SW, SHS vie for regional titles


Somerset High School  junior quarterback Kaiya Sheron leads the Briar Jumpers in both offensive categories with 2,630 passing yards and 766 rushing yards.

It might have only been the second-round of the post-season playoffs, but the Somerset High School football team's 28-26 win over Lexington Christian Academy - last Friday - could have possibly been as big as a state final or semifinal game.

"It was an extremely had-fought game and I was really proud of our kids in this game," Somerset High School football coach Robbie Lucas said. "The last game (we played LCA), we went up there and (Lexington Christian) pushed us around. We weren't mentally or physically ready to play that game and (LCA) out-scratched us for yardage. They fought for every inch, and we didn't."

Albeit the win over LCA was for a district title, but the consequence of that early playoff victory had much more lasting effects. First off, Lexington Christian had the highest RPI rating in the state, while Somerset had the third highest RPI rating in the state. Therefore, the win last Friday guaranteed the Briar Jumpers home field advantage for the next two weeks if they continue to win. Secondly, Somerset was able to avenge their only loss of the 2019 season.

"Going into the rematch (with LCA) we wanted our kids to be physical, and I felt like we played that way, and (LCA) played that way too," Lucas stated. "It was a heck of a match-up in a second-round game between two pretty good teams."

"Winning that game (against LCA) was huge because we survive and move on, but we can play at home for the next two weeks if we keep winning," Lucas noted. "The game itself, had a state semifinal feel to it. There was a lot on the line in this game, and our kids showed up to play."

On Friday, Somerset will return home to Clark Field to take on McLean County, as the Briar Jumpers are hoping to win back-to-back regional crowns. The visiting Cougars will travel nearly 188 miles to get to Clark Field, and will bring a game that is very different that anything the Briar Jumpers have ever seen in the past.

McClean County runs the ball on nearly every play and the Cougars specialize in eating large chunks off the clock. The Cougars have rushed for 4,013 yards on the season, as compared to only 496 passing yards. The Cougars have three players who will carry the ball the bulk of the game. Landen Capps has rushed for 1,148 yards this season, while Andrew Munster has rushed for 923 yards and Peyton Caraway has rushed for 859 yards.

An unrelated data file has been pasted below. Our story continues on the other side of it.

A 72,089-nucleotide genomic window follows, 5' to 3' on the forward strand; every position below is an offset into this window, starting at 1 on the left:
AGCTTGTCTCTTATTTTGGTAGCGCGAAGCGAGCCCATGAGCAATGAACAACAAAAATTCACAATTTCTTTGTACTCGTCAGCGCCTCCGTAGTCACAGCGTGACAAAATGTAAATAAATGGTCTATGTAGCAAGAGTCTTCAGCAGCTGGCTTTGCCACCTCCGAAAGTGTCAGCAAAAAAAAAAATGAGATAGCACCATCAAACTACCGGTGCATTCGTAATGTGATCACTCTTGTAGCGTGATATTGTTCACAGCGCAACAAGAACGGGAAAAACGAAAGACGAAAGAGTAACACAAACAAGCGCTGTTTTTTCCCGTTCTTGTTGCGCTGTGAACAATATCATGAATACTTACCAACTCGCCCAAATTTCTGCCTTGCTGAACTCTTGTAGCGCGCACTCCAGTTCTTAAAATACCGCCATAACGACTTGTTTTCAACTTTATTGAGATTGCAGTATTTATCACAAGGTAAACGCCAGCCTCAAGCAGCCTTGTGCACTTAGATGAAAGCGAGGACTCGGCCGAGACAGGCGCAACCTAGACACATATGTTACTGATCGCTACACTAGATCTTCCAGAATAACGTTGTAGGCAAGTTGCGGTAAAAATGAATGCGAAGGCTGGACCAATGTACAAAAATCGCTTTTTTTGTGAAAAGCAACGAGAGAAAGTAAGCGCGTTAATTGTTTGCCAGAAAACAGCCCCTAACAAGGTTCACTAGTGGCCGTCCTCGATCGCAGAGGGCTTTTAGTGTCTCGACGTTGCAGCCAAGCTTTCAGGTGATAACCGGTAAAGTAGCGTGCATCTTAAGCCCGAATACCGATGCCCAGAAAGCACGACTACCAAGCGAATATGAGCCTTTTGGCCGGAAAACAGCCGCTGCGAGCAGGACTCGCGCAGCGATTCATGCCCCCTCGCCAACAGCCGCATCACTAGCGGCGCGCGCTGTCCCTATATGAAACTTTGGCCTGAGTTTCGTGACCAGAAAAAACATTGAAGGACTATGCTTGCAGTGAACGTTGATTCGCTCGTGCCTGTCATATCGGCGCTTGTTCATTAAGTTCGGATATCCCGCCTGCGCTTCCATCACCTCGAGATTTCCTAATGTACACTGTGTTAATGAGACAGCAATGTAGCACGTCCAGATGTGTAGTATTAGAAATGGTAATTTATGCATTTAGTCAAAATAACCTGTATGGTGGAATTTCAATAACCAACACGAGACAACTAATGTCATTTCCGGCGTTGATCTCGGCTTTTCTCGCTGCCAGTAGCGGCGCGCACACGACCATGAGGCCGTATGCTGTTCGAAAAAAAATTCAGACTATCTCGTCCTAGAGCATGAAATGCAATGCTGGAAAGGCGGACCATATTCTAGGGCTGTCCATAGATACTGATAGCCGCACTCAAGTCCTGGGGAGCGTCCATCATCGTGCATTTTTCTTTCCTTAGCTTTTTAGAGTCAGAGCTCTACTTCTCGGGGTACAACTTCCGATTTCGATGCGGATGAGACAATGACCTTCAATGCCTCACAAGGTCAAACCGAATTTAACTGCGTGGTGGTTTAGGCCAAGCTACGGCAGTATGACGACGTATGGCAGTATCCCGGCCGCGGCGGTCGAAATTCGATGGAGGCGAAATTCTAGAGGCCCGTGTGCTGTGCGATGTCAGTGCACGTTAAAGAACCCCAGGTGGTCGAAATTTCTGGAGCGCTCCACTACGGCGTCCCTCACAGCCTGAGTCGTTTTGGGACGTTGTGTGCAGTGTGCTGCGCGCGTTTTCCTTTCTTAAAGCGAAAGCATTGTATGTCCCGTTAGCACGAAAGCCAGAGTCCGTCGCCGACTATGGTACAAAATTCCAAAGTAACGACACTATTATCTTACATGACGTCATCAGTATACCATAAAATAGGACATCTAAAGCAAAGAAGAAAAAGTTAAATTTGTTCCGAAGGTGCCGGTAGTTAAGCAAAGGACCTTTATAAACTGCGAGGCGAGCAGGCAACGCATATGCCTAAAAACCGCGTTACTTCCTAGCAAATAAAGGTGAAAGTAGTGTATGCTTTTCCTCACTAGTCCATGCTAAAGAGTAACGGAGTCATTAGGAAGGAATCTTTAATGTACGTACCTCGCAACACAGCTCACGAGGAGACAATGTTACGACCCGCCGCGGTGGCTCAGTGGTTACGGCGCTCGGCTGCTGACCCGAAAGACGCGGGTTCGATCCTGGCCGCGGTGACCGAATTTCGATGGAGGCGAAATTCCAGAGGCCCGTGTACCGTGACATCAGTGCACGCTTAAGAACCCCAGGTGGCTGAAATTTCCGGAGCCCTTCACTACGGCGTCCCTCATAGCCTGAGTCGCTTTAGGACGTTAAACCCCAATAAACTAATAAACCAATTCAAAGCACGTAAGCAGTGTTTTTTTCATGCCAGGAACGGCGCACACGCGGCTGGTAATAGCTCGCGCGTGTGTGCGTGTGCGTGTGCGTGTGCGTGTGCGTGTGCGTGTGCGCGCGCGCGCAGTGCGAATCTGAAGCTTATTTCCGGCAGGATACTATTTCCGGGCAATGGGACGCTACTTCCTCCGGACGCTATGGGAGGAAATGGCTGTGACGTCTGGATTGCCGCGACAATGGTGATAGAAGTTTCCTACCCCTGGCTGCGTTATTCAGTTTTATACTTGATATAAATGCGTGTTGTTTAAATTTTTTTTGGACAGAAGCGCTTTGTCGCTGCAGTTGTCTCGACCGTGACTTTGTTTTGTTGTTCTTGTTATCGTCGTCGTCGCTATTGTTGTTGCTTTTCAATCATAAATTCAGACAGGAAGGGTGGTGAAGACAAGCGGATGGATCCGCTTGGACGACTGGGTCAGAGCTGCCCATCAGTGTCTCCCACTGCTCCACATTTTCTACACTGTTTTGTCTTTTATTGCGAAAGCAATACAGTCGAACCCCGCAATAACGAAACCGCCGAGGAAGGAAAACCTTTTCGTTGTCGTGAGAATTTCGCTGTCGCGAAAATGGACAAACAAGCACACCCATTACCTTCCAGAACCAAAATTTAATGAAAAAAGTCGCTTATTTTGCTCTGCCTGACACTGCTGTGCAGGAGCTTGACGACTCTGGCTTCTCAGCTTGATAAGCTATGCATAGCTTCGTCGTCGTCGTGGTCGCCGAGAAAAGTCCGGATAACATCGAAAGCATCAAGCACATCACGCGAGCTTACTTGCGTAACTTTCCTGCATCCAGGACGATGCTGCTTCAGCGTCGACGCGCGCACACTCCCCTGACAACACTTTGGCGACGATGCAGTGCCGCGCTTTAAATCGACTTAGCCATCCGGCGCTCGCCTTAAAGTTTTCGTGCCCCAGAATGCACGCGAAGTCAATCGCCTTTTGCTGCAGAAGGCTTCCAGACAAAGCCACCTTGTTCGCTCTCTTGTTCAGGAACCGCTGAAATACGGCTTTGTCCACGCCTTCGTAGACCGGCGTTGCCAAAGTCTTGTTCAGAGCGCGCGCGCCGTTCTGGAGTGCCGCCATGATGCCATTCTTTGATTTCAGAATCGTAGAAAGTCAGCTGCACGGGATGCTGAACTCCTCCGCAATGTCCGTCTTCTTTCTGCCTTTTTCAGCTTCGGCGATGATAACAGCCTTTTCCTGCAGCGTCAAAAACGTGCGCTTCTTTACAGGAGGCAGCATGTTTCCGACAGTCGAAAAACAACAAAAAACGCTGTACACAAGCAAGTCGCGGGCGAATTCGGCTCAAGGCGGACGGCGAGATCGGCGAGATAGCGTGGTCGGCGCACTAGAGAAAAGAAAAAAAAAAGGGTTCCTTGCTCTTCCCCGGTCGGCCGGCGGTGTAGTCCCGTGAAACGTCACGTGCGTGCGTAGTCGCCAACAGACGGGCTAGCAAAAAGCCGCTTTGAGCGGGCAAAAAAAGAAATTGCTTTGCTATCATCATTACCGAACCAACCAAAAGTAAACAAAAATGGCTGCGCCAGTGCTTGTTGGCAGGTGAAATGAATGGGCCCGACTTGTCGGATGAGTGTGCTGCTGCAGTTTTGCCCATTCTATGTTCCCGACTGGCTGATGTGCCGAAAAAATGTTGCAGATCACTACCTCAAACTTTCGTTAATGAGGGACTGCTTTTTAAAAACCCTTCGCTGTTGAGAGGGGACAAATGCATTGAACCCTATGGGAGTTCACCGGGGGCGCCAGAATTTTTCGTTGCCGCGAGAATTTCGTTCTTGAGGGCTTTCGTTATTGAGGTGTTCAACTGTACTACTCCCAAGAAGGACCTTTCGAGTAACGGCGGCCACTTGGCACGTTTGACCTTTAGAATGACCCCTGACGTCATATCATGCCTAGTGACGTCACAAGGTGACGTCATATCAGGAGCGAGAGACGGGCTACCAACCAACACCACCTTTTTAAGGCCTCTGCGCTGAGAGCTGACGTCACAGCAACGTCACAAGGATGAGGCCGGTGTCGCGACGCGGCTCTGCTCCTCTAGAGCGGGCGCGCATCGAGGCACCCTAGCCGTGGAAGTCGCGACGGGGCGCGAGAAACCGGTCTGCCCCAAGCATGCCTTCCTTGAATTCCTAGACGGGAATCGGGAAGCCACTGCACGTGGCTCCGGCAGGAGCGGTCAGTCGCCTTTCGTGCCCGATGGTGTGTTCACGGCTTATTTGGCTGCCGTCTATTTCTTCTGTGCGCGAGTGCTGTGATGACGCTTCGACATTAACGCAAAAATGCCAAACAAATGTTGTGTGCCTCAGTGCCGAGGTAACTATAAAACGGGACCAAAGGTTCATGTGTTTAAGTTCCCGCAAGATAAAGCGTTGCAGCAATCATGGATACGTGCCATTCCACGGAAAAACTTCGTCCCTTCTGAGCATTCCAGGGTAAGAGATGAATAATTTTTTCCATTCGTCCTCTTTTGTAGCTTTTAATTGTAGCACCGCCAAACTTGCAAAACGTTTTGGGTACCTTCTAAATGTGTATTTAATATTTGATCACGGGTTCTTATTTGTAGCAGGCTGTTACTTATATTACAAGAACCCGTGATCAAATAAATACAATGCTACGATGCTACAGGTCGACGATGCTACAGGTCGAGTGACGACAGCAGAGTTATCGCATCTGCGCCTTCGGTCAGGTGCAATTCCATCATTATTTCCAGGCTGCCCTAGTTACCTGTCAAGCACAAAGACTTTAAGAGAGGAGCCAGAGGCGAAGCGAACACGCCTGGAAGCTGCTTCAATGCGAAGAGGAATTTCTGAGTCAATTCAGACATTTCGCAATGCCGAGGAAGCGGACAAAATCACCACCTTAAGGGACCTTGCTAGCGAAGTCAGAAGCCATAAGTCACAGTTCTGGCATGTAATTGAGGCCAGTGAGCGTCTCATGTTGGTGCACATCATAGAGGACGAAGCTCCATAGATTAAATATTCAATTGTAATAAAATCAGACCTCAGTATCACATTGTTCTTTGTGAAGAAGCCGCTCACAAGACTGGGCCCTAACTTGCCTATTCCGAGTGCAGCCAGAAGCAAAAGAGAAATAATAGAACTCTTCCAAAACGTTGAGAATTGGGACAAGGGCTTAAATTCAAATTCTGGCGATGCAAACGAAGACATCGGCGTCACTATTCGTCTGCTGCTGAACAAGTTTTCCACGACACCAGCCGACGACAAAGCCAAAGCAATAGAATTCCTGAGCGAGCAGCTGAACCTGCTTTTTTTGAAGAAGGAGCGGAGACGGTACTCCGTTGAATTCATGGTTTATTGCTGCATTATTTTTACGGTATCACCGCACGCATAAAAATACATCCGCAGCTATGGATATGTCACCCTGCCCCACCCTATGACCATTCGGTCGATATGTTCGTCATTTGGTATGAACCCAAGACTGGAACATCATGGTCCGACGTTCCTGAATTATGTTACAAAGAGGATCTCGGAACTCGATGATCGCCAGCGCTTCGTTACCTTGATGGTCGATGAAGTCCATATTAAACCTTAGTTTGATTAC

"(McLean County) is a hybrid Wing-T, single-wing team, but it is hard to put them in a box because they have a very unique offense set," Lucas explained. "Sometimes you are going to see the center line up over the ball and have seven guys to his left, you are going to see two or three guys in the backfield, and you are going to see motion unbalanced."

"On the 40-second play clock, they are going to take it down to one second and it will take them 39 seconds before they snap it, and if it is 25-second clock they will take down to 24," Lucas warned. "Their running backs will always fall down inbounds to keep the clock running. If we are not careful, we may only touch the ball three or four times in this game, seriously."

McLean County started off the 2019 season sluggish by losing their first three games, but were able to rebound with three straight wins to close out the month of September. But their biggest setback of the year was a 55-21 drubbing at home by their district rivals Owensboro Catholic.

However last Friday, McLean got revenge on Owensboro Catholic with their 37-36 district championship upset win over the homestanding Aces.

"In their win over Owensboro Catholic they forced some turnovers and you could see their confidence growing," Lucas explained. (McLean County) is a team that definitely has our attention, and it has been tough getting our kids back down after that big LCA win. McLean County doesn't throw it much, but when they do it is very effective because you so many resources to stop the run and if you are not careful they are going to throw it over the top of you."

In contrast, Somerset has an almost perfect offensive balanced attack with 2,799 rushing yards on the season and 2,670 passing yards. Ironically, Briar Jumpers junior quarterback Kaiya Sheron leads the team in both those categories with 2,630 passing yards and 766 rushing yards.

Somerset senior running back Alex Miller was averaging well over 100 yards per game before his injury, but now the Briar Jumpers have relied on a stable of talented running backs to carry the football in his absence. Cam Austin, Jase Bruner, Jerrod Smith, Mikey Garland, and Guy Bailey have all contributed in the Briar Jumpers' offensive backfield.

Kade Grundy has been the Jumpers' 'big play' guy. In the LCA win, Grundy caught five passes for 83 yards with a touchdown reception. Grundy also had a huge fake punt run that resulted in a 50-yard gain in the red zone. Meanwhile, freshman Jerrod Smith has been the Briar Jumpers' playoff secret weapon on both offense and defense.

In the regional championship game on Friday night - against McLean County - Somerset will have to use all their offensive weapons in an effort to score on almost every offensive possession.

"We have to take the ball and score with it, and then forcing (McLean County) into three-and-outs and not letting them get long drives," Lucas stated. "We have to focus on McLean County and not Lexington Christian. Yeah, the LCA win was a big win for us, but we need to make sure we shake that (game) off."

Somerset and McLean County will kick-off at 7:30 p.m., on Friday, Nov. 22, at William Clark Field.

STEVE CORNELIUS is the CJ Sports Editor and can be reached at sports@somerset-kentucky.com. Follow him on Twitter at @CJSportseditor.

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